your requirements; there are a lot more out there.
Gaming engines, like Impact and Isogenic Engine.
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th ol stuf
So what does the future hold for the browserscene?
Joystick DOM events so you can get a console-like experience.
Devices API to access data from peripherals, like a microphone or webcam.
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Better hardware acceleration and performance in all areas.
Personal website and blog
RECENT PROJECTS MORE COOL STUFF
Twitter sentiment analysis Mozilla Technical Evangelist
Delving into your soul. My job
HTML5 & WebSockets game. Web development podcast.
Twitter - @robhawkes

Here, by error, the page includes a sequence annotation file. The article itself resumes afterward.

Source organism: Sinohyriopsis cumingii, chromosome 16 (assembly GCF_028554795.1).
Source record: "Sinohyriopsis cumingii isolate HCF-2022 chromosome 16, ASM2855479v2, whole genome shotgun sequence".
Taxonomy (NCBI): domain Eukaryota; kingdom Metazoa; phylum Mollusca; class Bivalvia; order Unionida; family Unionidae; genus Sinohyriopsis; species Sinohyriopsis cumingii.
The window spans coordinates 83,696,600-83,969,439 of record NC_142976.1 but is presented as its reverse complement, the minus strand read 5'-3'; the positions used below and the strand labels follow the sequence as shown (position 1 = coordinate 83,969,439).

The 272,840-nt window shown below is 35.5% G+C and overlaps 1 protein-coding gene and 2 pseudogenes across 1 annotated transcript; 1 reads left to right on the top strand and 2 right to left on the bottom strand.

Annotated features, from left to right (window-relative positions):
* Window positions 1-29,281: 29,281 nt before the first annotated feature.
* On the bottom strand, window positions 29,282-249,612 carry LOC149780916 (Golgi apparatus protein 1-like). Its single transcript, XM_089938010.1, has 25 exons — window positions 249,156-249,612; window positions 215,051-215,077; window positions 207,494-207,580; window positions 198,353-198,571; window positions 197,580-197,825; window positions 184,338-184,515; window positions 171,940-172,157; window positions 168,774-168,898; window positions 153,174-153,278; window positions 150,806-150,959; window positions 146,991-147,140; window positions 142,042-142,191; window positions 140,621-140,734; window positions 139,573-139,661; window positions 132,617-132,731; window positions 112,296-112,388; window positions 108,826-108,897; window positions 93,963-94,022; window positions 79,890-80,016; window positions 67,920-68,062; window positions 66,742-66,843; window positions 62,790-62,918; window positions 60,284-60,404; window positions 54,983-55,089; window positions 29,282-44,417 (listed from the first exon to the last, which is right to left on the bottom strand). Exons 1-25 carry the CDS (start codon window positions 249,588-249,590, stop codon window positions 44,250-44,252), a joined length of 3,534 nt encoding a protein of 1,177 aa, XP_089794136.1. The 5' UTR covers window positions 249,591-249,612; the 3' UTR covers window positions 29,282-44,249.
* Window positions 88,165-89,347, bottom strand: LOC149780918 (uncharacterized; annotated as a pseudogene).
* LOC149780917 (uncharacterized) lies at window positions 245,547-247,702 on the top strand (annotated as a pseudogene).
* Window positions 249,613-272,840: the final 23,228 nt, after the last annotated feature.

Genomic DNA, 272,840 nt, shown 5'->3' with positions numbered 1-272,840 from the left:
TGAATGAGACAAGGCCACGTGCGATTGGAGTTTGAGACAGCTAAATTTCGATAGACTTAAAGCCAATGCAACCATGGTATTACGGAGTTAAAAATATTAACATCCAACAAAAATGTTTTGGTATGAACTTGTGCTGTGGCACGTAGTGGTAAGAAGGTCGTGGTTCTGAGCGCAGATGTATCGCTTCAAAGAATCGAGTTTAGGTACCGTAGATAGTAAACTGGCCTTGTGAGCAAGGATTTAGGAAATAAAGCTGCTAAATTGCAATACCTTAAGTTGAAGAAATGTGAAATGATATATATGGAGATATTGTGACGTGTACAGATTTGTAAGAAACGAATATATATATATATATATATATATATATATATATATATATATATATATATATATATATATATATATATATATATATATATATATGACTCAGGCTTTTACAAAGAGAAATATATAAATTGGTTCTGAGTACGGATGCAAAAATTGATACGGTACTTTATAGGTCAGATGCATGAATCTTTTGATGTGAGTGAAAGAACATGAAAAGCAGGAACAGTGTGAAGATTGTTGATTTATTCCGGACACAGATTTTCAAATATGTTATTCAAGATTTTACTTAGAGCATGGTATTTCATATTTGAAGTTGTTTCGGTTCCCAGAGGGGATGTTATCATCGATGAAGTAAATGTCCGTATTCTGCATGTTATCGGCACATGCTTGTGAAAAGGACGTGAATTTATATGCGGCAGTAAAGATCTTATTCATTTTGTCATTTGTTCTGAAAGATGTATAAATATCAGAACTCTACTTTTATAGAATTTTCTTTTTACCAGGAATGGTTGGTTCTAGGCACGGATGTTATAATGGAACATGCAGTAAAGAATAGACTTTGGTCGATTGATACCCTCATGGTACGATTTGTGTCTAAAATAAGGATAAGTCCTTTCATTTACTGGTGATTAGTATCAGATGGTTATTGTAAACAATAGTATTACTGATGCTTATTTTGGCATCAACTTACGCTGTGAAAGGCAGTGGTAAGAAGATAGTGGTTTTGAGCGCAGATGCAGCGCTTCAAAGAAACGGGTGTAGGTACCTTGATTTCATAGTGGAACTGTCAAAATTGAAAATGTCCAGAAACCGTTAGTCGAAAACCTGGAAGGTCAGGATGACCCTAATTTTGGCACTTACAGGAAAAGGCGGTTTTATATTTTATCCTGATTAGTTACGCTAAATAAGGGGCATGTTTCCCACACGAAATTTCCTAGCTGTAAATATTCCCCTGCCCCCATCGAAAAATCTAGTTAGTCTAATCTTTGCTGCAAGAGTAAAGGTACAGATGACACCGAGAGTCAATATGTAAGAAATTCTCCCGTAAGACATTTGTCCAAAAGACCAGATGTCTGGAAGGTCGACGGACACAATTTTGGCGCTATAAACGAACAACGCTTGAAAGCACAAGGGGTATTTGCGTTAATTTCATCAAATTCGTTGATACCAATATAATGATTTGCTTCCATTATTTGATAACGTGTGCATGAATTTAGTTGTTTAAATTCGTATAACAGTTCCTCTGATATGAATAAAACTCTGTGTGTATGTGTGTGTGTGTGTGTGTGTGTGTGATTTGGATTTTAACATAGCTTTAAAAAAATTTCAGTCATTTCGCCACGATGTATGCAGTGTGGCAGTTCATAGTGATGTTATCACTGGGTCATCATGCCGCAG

Rawkes - http://rawkes.com
Experimenting with the latest Web technologies
This month is the History API
Manipulate browser history
Win prizes (like an Android)
Next month is Geolocation
Also, you should deﬁnitely take part in the Dev Derby, which is a monthly competition run by
the Mozilla Developer Network to see what can be done with the latest Web technologies.
This month the focus is on the History API, which allows you to manipulate the history of the
browser so things like AJAX don’t break anything.
The winners get cool prizes, like an Android phone. It’s a great excuse to play around with
FOUNDATION HTML5 CANVAS
My amazing book on canvas, animation, and making games.
Paperback and digital formats
Become a canvas master
Learn how to animate
Make two cool space games
TH An R b
If you have any questions feel free to grab me on Twitter (@robhawkes), or email